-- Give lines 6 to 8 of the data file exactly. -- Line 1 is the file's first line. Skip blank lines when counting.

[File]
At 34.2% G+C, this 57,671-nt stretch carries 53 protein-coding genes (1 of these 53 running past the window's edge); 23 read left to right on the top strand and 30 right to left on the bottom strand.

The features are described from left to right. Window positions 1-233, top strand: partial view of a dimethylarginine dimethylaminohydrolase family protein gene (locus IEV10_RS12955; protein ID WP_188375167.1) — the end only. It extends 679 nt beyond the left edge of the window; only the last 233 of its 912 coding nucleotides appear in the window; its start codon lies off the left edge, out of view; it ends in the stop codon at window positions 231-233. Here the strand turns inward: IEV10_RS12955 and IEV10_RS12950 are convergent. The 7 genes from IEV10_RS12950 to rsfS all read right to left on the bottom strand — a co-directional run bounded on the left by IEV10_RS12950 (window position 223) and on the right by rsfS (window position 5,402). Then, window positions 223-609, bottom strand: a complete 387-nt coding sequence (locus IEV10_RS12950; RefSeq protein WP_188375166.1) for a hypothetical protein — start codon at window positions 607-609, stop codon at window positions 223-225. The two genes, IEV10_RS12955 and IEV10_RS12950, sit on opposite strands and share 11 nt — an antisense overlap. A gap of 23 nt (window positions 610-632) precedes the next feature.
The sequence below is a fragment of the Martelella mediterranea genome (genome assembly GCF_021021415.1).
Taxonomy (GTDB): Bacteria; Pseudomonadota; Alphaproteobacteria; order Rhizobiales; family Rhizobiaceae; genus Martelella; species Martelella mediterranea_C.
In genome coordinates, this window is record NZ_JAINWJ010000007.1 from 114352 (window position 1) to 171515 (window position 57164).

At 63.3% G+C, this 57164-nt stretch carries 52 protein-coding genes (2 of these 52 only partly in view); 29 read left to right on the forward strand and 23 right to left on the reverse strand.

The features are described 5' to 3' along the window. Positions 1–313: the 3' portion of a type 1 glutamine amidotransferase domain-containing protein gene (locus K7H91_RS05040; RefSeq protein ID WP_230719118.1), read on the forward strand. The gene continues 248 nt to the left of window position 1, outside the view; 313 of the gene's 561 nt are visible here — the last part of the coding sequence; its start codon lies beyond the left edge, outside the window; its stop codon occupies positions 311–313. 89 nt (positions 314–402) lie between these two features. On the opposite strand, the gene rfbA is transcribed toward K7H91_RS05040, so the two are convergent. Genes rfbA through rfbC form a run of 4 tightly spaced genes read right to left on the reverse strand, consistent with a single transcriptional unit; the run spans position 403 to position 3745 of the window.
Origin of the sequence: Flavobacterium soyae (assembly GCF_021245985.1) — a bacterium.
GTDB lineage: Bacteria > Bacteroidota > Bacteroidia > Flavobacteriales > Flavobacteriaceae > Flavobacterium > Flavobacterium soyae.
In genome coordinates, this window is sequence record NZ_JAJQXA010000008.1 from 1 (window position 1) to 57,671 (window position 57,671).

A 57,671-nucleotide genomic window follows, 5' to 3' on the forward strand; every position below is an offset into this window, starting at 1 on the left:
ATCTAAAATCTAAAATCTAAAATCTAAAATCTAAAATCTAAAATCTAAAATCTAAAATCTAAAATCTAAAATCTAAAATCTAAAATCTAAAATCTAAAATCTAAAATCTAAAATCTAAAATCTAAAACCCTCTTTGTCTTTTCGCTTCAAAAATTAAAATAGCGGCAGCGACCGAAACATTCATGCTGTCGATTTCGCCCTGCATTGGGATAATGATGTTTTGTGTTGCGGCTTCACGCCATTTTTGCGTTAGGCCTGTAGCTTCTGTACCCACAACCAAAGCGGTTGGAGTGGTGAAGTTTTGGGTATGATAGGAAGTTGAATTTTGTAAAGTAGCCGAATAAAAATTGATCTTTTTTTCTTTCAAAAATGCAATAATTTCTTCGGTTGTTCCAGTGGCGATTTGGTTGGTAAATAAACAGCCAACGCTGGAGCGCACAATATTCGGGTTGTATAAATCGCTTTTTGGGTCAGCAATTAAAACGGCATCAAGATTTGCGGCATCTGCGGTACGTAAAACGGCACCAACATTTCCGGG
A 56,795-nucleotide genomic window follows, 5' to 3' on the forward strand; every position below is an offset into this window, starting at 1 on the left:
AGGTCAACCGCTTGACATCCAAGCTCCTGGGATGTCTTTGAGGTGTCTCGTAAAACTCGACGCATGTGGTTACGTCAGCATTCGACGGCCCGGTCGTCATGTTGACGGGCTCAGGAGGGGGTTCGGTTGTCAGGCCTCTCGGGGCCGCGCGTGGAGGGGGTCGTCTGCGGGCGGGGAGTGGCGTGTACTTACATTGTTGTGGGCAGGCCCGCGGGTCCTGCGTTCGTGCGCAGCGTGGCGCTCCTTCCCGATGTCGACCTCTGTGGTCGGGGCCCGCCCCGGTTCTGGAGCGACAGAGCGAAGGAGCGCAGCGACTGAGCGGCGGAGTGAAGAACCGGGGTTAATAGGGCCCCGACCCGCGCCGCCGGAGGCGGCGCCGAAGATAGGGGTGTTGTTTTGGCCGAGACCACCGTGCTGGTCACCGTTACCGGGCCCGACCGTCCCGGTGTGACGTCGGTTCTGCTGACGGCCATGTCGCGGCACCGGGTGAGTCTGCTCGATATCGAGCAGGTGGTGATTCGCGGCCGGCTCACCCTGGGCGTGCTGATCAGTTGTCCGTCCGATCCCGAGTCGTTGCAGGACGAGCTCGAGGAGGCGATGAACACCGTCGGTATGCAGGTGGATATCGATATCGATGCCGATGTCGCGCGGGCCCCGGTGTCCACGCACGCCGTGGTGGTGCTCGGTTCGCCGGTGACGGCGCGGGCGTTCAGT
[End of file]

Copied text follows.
At 63.3% G+C, this 57164-nt stretch carries 52 protein-coding genes (2 of these 52 only partly in view); 29 read left to right on the forward strand and 23 right to left on the reverse strand.

The features are described 5' to 3' along the window. Positions 1–313: the 3' portion of a type 1 glutamine amidotransferase domain-containing protein gene (locus K7H91_RS05040; RefSeq protein ID WP_230719118.1), read on the forward strand. The gene continues 248 nt to the left of window position 1, outside the view; 313 of the gene's 561 nt are visible here — the last part of the coding sequence; its start codon lies beyond the left edge, outside the window; its stop codon occupies positions 311–313. 89 nt (positions 314–402) lie between these two features. On the opposite strand, the gene rfbA is transcribed toward K7H91_RS05040, so the two are convergent. Genes rfbA through rfbC form a run of 4 tightly spaced genes read right to left on the reverse strand, consistent with a single transcriptional unit; the run spans position 403 to position 3745 of the window.
Origin of the sequence: Flavobacterium soyae (assembly GCF_021245985.1) — a bacterium.